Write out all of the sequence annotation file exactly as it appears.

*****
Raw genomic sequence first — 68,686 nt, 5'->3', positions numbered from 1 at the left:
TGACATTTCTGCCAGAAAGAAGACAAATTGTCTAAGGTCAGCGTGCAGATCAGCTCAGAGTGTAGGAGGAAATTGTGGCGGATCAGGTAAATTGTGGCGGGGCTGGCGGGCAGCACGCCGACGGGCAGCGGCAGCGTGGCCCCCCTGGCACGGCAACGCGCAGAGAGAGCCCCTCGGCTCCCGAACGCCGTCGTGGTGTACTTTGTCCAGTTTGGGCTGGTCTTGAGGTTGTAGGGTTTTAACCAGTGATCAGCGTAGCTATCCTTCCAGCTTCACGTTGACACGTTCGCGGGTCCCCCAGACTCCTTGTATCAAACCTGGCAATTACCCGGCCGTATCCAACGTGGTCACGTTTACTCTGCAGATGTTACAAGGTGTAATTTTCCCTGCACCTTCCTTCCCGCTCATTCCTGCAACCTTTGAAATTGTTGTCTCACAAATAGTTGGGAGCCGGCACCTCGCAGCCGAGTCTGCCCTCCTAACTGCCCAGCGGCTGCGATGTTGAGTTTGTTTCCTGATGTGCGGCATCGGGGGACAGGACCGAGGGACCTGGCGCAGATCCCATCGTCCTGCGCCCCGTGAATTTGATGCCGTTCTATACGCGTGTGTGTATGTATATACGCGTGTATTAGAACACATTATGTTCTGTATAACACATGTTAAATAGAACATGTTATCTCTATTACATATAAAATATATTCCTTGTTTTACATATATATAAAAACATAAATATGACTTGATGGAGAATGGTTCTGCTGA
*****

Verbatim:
Raw genomic sequence first — 68,686 nt, 5'->3', positions numbered from 1 at the left:
TGACATTTCTGCCAGAAAGAAGACAAATTGTCTAAGGTCAGCGTGCAGATCAGCTCAGAGTGTAGGAGGAAATTGTGGCGGATCAGGTAAATTGTGGCGGGGCTGGCGGGCAGCACGCCGACGGGCAGCGGCAGCGTGGCCCCCCTGGCACGGCAACGCGCAGAGAGAGCCCCTCGGCTCCCGAACGCCGTCGTGGTGTACTTTGTCCAGTTTGGGCTGGTCTTGAGGTTGTAGGGTTTTAACCAGTGATCAGCGTAGCTATCCTTCCAGCTTCACGTTGACACGTTCGCGGGTCCCCCAGACTCCTTGTATCAAACCTGGCAATTACCCGGCCGTATCCAACGTGGTCACGTTTACTCTGCAGATGTTACAAGGTGTAATTTTCCCTGCACCTTCCTTCCCGCTCATTCCTGCAACCTTTGAAATTGTTGTCTCACAAATAGTTGGGAGCCGGCACCTCGCAGCCGAGTCTGCCCTCCTAACTGCCCAGCGGCTGCGATGTTGAGTTTGTTTCCTGATGTGCGGCATCGGGGGACAGGACCGAGGGACCTGGCGCAGATCCCATCGTCCTGCGCCCCGTGAATTTGATGCCGTTCTATACGCGTGTGTGTATGTATATACGCGTGTATTAGAACACATTATGTTCTGTATAACACATGTTAAATAGAACATGTTATCTCTATTACATATAAAATATATTCCTTGTTTTACATATATATAAAAACATAAATATGACTTGATGGAGAATGGTTCTGCTGA